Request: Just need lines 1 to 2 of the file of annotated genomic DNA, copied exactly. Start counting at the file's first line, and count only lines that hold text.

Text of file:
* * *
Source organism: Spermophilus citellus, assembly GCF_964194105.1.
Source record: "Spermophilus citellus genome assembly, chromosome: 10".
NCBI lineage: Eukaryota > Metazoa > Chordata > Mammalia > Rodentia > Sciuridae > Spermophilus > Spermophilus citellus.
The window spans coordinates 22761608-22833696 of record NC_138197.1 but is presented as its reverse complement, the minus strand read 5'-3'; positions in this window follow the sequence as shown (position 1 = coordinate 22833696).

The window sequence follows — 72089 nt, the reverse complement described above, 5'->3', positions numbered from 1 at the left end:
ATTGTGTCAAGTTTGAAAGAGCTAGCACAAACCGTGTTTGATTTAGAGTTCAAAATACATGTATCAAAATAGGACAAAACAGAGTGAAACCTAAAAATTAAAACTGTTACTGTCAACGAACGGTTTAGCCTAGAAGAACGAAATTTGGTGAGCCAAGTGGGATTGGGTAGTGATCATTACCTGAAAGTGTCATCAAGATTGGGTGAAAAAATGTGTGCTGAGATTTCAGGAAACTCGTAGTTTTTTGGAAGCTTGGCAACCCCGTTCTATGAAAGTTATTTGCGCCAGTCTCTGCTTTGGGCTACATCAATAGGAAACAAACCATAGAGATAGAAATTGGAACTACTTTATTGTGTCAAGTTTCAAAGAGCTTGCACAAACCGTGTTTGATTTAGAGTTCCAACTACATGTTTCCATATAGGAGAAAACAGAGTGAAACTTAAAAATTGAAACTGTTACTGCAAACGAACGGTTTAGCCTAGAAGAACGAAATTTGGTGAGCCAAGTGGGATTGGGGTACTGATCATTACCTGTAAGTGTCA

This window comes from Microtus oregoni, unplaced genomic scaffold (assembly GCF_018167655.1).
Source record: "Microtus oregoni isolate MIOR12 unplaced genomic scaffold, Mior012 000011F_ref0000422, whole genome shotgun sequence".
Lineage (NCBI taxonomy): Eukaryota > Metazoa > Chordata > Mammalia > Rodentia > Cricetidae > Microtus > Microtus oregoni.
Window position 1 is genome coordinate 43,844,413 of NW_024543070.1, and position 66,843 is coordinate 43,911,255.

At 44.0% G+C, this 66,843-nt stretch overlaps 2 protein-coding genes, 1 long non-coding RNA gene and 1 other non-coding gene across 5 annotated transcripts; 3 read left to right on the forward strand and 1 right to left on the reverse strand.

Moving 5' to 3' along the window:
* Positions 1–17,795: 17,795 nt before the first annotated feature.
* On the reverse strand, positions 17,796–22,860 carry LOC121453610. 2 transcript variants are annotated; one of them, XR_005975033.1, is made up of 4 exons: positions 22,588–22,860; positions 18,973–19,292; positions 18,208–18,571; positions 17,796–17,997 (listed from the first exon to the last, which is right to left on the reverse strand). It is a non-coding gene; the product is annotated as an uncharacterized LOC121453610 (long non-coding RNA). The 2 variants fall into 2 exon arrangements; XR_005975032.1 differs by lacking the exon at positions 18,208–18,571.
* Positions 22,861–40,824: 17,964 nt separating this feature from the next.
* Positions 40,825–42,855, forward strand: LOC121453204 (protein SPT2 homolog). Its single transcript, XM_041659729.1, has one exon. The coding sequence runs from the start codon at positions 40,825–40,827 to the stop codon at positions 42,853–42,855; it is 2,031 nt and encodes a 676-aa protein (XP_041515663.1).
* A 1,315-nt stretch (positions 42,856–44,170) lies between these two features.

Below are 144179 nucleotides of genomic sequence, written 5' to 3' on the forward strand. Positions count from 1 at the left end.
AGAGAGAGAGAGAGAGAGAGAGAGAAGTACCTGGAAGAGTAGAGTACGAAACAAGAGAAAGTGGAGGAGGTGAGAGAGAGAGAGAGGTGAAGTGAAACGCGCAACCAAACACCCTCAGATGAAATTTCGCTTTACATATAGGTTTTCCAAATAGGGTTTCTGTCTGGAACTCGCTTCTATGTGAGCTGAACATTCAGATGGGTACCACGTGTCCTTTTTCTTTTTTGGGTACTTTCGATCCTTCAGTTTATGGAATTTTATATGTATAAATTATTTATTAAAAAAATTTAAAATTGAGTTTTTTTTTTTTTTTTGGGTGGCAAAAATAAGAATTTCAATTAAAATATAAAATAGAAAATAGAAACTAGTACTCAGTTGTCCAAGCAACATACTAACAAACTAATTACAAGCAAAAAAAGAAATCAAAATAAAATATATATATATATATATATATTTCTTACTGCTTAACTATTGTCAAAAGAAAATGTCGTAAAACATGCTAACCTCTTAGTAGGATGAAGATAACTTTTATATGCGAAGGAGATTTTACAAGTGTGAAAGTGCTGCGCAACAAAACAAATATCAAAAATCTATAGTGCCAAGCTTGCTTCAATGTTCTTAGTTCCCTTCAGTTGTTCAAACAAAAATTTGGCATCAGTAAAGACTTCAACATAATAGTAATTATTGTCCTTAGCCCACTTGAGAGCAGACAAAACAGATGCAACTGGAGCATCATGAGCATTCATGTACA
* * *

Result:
Source organism: Spermophilus citellus, assembly GCF_964194105.1.
Source record: "Spermophilus citellus genome assembly, chromosome: 10".